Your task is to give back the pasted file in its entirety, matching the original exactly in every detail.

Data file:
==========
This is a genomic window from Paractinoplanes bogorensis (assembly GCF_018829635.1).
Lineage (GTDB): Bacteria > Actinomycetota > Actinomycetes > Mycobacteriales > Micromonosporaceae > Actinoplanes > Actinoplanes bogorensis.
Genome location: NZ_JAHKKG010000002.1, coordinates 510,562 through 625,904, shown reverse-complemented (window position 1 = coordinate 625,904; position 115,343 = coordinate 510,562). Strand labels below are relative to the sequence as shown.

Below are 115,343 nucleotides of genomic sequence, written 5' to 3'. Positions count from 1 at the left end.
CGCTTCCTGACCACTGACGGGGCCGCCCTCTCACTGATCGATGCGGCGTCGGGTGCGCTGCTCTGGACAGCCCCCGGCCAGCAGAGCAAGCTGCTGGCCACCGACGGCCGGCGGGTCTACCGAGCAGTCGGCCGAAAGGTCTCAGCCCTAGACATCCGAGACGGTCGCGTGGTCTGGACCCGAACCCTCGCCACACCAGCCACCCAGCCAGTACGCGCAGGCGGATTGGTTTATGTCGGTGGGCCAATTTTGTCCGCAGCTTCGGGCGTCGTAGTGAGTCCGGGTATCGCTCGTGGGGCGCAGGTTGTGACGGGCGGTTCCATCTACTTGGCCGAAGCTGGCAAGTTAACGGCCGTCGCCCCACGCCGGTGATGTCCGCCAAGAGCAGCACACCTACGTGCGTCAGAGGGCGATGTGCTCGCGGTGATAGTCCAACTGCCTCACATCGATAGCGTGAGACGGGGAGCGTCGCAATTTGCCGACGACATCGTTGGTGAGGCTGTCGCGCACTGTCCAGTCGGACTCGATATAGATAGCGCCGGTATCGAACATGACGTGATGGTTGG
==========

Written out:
This is a genomic window from Paractinoplanes bogorensis (assembly GCF_018829635.1).
Lineage (GTDB): Bacteria > Actinomycetota > Actinomycetes > Mycobacteriales > Micromonosporaceae > Actinoplanes > Actinoplanes bogorensis.
Genome location: NZ_JAHKKG010000002.1, coordinates 510,562 through 625,904, shown reverse-complemented (window position 1 = coordinate 625,904; position 115,343 = coordinate 510,562). Strand labels below are relative to the sequence as shown.

Below are 115,343 nucleotides of genomic sequence, written 5' to 3'. Positions count from 1 at the left end.
CGCTTCCTGACCACTGACGGGGCCGCCCTCTCACTGATCGATGCGGCGTCGGGTGCGCTGCTCTGGACAGCCCCCGGCCAGCAGAGCAAGCTGCTGGCCACCGACGGCCGGCGGGTCTACCGAGCAGTCGGCCGAAAGGTCTCAGCCCTAGACATCCGAGACGGTCGCGTGGTCTGGACCCGAACCCTCGCCACACCAGCCACCCAGCCAGTACGCGCAGGCGGATTGGTTTATGTCGGTGGGCCAATTTTGTCCGCAGCTTCGGGCGTCGTAGTGAGTCCGGGTATCGCTCGTGGGGCGCAGGTTGTGACGGGCGGTTCCATCTACTTGGCCGAAGCTGGCAAGTTAACGGCCGTCGCCCCACGCCGGTGATGTCCGCCAAGAGCAGCACACCTACGTGCGTCAGAGGGCGATGTGCTCGCGGTGATAGTCCAACTGCCTCACATCGATAGCGTGAGACGGGGAGCGTCGCAATTTGCCGACGACATCGTTGGTGAGGCTGTCGCGCACTGTCCAGTCGGACTCGATATAGATAGCGCCGGTATCGAACATGACGTGATGGTTGG